One challenge westerners now have with India is high employee turnover. Indian engineers, especially in high-tech centers like Bangalore, change jobs rapidly. This slows down the formation of experienced, high performing teams, and has been an impediment blocking the continued and increased commitment of American corporations to India. Many are now building competitive technology centers in places like China, Romania, Hungary, and the Philippines.
While the IT industry is providing excellent opportunities to educated engineers, there is still more that needs to be done to employ the very large uneducated masses. This is where the hardware manufacturing industry comes in. India must find a way to attract the next wave of semiconductor fabs, assembly and test plants, and also computer, cell-phone and other consumer-electronics manufacturing plants. China is clearly the runaway leader in this arena. India has a lot to do to even get started - setting up a few export zones with good infrastructure and logistics support, lowering the import duties, and reducing bureaucratic hurdles and bribery would be good starting points.

I would close with two things that I tell my two children about their grades: ‘A very nice job, and there is room for improvement.’
Previous  article
Next article
 
Write your comment now

Email    Password: 
Don't have SiliconIndia account? Sign up    Forgot your password? Reset
  Cancel
Reader's comments(2)
1: From: Mrs. Mary David

This mail may be a surprise to you because you did not give me the permission to do so and neither do you know me but before I tell you about myself I want you to please forgive me for sending this mail without your permission. I am writing this letter in confidence believing that if it is the will of God for you to help me and my family, God almighty will bless and reward you abundantly. I need an honest and trust worthy person like you to entrust this huge transfer project unto.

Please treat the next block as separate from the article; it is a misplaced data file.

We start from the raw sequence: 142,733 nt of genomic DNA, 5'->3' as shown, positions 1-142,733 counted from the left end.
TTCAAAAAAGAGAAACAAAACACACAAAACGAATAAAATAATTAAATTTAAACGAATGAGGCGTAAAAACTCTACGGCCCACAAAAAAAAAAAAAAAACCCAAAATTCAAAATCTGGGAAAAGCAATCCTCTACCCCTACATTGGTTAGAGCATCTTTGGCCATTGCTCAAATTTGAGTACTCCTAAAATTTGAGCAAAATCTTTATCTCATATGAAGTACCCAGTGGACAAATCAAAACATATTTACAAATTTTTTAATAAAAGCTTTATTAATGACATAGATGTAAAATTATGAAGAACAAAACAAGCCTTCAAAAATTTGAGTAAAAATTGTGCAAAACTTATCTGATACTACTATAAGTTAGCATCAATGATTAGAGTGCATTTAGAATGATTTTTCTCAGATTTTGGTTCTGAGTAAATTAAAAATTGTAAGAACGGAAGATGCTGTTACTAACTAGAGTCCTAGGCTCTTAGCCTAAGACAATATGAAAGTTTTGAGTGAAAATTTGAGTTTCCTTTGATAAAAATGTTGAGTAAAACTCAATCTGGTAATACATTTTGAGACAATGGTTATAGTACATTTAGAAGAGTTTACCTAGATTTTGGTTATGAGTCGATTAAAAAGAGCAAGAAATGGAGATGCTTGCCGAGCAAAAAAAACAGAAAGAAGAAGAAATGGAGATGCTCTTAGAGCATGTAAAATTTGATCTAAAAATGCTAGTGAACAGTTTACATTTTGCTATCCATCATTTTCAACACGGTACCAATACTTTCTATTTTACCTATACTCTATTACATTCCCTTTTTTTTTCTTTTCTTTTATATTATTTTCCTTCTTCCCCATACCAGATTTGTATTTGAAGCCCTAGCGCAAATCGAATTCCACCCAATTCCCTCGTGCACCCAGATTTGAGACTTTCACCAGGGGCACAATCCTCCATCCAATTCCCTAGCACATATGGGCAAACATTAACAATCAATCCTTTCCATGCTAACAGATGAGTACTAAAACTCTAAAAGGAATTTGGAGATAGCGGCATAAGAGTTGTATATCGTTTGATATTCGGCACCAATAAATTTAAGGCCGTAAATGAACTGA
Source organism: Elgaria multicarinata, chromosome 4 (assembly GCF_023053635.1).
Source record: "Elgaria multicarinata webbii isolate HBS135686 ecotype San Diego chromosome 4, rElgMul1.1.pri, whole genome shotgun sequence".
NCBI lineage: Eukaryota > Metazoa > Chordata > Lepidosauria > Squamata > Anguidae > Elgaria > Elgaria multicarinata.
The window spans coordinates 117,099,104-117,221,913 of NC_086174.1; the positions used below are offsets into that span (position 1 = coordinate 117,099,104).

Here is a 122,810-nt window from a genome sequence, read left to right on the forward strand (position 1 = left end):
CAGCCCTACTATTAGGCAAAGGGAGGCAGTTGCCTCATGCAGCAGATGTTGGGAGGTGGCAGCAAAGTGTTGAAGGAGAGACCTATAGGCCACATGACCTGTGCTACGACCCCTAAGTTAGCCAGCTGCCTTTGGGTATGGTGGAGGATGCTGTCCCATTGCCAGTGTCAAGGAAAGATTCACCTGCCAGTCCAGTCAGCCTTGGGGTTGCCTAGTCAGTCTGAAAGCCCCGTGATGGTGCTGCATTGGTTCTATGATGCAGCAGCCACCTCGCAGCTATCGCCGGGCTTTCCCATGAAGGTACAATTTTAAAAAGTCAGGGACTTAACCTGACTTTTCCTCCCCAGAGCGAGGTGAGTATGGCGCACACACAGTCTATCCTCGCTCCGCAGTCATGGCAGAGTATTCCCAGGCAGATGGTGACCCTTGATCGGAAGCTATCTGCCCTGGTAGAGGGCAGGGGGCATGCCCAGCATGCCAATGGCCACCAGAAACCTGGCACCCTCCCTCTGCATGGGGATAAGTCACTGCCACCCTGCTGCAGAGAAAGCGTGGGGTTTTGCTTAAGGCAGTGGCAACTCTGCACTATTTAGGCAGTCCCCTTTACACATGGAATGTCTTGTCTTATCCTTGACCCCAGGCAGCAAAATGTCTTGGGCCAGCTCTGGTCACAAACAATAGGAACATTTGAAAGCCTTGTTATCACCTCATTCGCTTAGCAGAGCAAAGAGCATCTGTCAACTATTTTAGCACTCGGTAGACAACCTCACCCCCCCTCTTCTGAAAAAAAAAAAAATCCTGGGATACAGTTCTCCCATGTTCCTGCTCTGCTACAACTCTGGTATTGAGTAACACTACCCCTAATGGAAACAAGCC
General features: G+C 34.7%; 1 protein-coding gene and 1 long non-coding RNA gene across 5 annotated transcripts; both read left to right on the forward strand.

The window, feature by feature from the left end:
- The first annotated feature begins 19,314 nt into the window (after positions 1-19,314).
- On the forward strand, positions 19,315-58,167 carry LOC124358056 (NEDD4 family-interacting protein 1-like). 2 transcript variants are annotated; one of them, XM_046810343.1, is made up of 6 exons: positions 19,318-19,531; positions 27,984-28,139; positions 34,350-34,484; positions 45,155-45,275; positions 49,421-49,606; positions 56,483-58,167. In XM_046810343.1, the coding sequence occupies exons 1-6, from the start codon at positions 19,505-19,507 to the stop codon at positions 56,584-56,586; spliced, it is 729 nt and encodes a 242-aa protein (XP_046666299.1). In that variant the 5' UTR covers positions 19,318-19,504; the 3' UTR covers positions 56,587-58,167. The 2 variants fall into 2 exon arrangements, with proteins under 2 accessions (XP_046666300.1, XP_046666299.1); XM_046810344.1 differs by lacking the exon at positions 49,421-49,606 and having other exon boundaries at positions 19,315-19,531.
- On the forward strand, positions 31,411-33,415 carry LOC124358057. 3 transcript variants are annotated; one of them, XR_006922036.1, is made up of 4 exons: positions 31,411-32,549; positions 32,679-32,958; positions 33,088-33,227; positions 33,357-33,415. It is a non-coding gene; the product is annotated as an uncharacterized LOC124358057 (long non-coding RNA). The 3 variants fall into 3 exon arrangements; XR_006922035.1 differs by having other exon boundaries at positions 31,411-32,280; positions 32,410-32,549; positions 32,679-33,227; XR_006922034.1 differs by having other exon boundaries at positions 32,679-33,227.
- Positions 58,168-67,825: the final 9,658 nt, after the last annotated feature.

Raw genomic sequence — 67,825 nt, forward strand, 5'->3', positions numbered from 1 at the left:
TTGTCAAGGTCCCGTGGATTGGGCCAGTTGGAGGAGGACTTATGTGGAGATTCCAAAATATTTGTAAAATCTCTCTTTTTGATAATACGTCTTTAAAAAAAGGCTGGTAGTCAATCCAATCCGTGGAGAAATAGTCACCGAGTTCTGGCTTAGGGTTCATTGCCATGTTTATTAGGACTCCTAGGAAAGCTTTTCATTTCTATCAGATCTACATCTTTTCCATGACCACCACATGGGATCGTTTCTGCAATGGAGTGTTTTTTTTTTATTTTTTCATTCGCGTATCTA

My name is Mrs. Mary David, The Branch Manager of a Financial Institution. I am a Ghanaian married with 3 kids. I am writing to solicit your assistance in the transfer of US$7,500,000.00 Dollars. This fund is the excess of what my branch in which I am the manager made as profit last year (i.e. 2010 financial year). I have already submitted an annual report for that year to my head office in Accra-Ghana as I have watched with keen interest as they will never know of this excess. I have since, placed this amount of US$7,500,000.00 Dollars on an Escrow Coded account without a beneficiary (Anonymous) to avoid trace.

As an officer of the bank, I cannot be directly connected to this money thus I am impelled to request for your assistance to receive this money into your bank account on my behalf. I agree that 40% of this money will be for you as a foreign partner, in respect to the provision of a foreign account, and 60% would be for me. I do need to stress that there are practically no risk involved in this. It's going to be a bank-to-bank transfer. All I need from you is to stand as the original depositor of this fund so that the fund can be transferred to your account.